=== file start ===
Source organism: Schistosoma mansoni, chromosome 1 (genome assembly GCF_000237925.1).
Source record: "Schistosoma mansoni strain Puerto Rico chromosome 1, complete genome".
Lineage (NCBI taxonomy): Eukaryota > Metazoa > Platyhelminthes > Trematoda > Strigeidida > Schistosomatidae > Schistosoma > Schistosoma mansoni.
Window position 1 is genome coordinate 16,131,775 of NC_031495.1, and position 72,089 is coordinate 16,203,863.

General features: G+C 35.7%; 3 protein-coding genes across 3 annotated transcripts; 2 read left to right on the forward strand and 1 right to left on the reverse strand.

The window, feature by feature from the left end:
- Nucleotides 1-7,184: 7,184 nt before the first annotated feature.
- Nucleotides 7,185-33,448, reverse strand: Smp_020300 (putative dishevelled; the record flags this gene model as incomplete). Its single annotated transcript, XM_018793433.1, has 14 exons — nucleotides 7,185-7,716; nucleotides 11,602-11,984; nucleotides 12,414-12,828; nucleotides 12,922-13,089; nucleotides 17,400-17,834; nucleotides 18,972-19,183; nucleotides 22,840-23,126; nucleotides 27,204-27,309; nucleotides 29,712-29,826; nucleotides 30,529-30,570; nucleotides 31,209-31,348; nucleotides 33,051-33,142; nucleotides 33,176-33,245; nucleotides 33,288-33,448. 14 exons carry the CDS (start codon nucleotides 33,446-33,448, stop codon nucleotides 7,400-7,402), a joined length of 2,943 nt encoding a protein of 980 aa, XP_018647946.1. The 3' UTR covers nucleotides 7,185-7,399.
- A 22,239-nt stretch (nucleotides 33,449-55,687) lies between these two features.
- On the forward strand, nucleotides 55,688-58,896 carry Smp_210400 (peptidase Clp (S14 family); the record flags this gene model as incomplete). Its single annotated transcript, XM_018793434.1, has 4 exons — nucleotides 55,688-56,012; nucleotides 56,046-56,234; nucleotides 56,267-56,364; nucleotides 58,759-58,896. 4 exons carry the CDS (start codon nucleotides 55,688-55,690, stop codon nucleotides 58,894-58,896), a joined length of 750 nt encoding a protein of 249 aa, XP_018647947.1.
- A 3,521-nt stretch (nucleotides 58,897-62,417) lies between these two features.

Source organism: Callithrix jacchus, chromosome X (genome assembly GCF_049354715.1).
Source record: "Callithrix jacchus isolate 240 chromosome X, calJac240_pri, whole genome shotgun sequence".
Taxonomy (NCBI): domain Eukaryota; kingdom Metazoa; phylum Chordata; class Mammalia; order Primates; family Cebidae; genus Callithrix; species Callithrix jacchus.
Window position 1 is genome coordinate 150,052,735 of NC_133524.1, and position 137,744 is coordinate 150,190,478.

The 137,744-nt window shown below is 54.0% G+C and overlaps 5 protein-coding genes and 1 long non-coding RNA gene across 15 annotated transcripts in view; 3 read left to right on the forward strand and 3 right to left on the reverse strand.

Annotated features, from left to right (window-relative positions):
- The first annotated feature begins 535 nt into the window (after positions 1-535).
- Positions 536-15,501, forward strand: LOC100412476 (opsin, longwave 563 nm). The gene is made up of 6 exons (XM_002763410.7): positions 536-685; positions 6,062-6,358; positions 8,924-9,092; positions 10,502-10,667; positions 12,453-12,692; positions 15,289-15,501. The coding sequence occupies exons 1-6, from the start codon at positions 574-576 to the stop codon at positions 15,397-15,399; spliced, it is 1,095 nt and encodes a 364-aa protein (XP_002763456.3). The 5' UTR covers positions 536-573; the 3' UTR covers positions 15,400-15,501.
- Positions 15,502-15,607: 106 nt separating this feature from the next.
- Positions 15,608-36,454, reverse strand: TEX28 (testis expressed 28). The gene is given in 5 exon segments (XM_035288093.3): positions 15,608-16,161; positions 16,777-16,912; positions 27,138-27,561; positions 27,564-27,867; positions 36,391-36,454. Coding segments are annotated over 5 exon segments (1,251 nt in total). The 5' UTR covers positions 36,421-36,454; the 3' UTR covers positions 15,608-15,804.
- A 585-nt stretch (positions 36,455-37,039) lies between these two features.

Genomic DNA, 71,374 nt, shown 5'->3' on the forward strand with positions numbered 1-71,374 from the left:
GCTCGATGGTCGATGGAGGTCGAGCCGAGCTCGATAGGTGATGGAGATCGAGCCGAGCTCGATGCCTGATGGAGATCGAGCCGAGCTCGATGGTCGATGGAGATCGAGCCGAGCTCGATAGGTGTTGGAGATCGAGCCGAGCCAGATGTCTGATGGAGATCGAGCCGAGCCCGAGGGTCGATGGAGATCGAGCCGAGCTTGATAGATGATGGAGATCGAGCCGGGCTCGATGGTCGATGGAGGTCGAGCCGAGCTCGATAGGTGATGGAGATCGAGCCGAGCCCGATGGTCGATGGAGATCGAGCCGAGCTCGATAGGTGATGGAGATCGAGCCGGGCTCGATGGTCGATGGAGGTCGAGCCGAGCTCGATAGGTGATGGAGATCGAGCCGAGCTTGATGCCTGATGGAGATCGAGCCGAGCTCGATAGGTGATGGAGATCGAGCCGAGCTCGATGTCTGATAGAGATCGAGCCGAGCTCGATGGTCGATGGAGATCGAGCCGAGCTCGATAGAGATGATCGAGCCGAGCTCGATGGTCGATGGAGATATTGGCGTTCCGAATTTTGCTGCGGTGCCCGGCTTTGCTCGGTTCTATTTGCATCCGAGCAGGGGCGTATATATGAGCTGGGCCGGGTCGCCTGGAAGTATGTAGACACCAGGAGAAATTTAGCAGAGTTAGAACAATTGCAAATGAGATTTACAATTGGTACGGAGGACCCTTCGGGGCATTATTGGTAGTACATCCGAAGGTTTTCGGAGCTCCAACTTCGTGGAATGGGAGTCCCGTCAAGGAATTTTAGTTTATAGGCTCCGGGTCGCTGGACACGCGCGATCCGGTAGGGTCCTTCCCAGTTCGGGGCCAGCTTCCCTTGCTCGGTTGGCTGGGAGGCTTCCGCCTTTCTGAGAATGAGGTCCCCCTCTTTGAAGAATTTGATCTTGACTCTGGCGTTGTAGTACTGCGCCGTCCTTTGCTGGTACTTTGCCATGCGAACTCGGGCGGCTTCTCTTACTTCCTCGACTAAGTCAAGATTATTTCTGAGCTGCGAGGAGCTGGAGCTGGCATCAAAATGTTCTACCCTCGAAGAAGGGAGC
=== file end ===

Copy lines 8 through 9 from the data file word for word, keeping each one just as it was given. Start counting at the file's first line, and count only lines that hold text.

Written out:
- Nucleotides 7,185-33,448, reverse strand: Smp_020300 (putative dishevelled; the record flags this gene model as incomplete). Its single annotated transcript, XM_018793433.1, has 14 exons — nucleotides 7,185-7,716; nucleotides 11,602-11,984; nucleotides 12,414-12,828; nucleotides 12,922-13,089; nucleotides 17,400-17,834; nucleotides 18,972-19,183; nucleotides 22,840-23,126; nucleotides 27,204-27,309; nucleotides 29,712-29,826; nucleotides 30,529-30,570; nucleotides 31,209-31,348; nucleotides 33,051-33,142; nucleotides 33,176-33,245; nucleotides 33,288-33,448. 14 exons carry the CDS (start codon nucleotides 33,446-33,448, stop codon nucleotides 7,400-7,402), a joined length of 2,943 nt encoding a protein of 980 aa, XP_018647946.1. The 3' UTR covers nucleotides 7,185-7,399.
- A 22,239-nt stretch (nucleotides 33,449-55,687) lies between these two features.